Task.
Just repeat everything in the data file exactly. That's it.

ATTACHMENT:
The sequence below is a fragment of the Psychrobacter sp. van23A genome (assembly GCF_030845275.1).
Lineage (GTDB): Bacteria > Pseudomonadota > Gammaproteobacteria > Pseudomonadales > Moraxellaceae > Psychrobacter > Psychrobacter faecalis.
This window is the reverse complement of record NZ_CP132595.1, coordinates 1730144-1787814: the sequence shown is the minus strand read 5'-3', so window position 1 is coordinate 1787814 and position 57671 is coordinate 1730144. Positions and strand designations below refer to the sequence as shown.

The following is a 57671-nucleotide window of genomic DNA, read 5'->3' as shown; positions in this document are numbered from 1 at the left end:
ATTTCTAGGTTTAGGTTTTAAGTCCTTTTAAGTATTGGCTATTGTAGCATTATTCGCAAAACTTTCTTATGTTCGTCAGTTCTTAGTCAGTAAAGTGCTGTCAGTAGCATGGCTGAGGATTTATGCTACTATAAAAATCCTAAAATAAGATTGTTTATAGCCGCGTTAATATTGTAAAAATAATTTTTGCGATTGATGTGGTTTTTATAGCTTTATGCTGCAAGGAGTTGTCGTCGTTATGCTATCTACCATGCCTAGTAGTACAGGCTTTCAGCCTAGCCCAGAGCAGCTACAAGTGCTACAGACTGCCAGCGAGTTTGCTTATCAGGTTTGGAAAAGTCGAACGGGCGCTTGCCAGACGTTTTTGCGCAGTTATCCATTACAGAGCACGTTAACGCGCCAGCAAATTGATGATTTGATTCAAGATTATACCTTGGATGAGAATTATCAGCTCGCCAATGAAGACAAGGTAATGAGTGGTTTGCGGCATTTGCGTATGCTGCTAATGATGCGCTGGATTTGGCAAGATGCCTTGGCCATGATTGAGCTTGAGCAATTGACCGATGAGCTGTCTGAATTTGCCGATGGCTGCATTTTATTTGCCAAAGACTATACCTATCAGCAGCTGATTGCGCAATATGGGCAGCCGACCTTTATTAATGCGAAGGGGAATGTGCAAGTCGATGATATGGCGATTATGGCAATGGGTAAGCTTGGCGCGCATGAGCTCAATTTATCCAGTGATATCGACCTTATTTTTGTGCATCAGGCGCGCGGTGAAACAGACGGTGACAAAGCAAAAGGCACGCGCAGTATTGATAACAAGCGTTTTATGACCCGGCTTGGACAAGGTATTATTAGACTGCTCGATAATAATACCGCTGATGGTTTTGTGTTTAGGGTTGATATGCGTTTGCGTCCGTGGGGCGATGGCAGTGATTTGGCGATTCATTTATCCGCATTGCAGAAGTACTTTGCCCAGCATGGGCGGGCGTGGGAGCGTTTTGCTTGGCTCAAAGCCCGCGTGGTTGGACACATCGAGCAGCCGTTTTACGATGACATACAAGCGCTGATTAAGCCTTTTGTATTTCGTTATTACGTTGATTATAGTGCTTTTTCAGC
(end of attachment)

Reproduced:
The sequence below is a fragment of the Psychrobacter sp. van23A genome (assembly GCF_030845275.1).
Lineage (GTDB): Bacteria > Pseudomonadota > Gammaproteobacteria > Pseudomonadales > Moraxellaceae > Psychrobacter > Psychrobacter faecalis.
This window is the reverse complement of record NZ_CP132595.1, coordinates 1730144-1787814: the sequence shown is the minus strand read 5'-3', so window position 1 is coordinate 1787814 and position 57671 is coordinate 1730144. Positions and strand designations below refer to the sequence as shown.

The following is a 57671-nucleotide window of genomic DNA, read 5'->3' as shown; positions in this document are numbered from 1 at the left end:
ATTTCTAGGTTTAGGTTTTAAGTCCTTTTAAGTATTGGCTATTGTAGCATTATTCGCAAAACTTTCTTATGTTCGTCAGTTCTTAGTCAGTAAAGTGCTGTCAGTAGCATGGCTGAGGATTTATGCTACTATAAAAATCCTAAAATAAGATTGTTTATAGCCGCGTTAATATTGTAAAAATAATTTTTGCGATTGATGTGGTTTTTATAGCTTTATGCTGCAAGGAGTTGTCGTCGTTATGCTATCTACCATGCCTAGTAGTACAGGCTTTCAGCCTAGCCCAGAGCAGCTACAAGTGCTACAGACTGCCAGCGAGTTTGCTTATCAGGTTTGGAAAAGTCGAACGGGCGCTTGCCAGACGTTTTTGCGCAGTTATCCATTACAGAGCACGTTAACGCGCCAGCAAATTGATGATTTGATTCAAGATTATACCTTGGATGAGAATTATCAGCTCGCCAATGAAGACAAGGTAATGAGTGGTTTGCGGCATTTGCGTATGCTGCTAATGATGCGCTGGATTTGGCAAGATGCCTTGGCCATGATTGAGCTTGAGCAATTGACCGATGAGCTGTCTGAATTTGCCGATGGCTGCATTTTATTTGCCAAAGACTATACCTATCAGCAGCTGATTGCGCAATATGGGCAGCCGACCTTTATTAATGCGAAGGGGAATGTGCAAGTCGATGATATGGCGATTATGGCAATGGGTAAGCTTGGCGCGCATGAGCTCAATTTATCCAGTGATATCGACCTTATTTTTGTGCATCAGGCGCGCGGTGAAACAGACGGTGACAAAGCAAAAGGCACGCGCAGTATTGATAACAAGCGTTTTATGACCCGGCTTGGACAAGGTATTATTAGACTGCTCGATAATAATACCGCTGATGGTTTTGTGTTTAGGGTTGATATGCGTTTGCGTCCGTGGGGCGATGGCAGTGATTTGGCGATTCATTTATCCGCATTGCAGAAGTACTTTGCCCAGCATGGGCGGGCGTGGGAGCGTTTTGCTTGGCTCAAAGCCCGCGTGGTTGGACACATCGAGCAGCCGTTTTACGATGACATACAAGCGCTGATTAAGCCTTTTGTATTTCGTTATTACGTTGATTATAGTGCTTTTTCAGC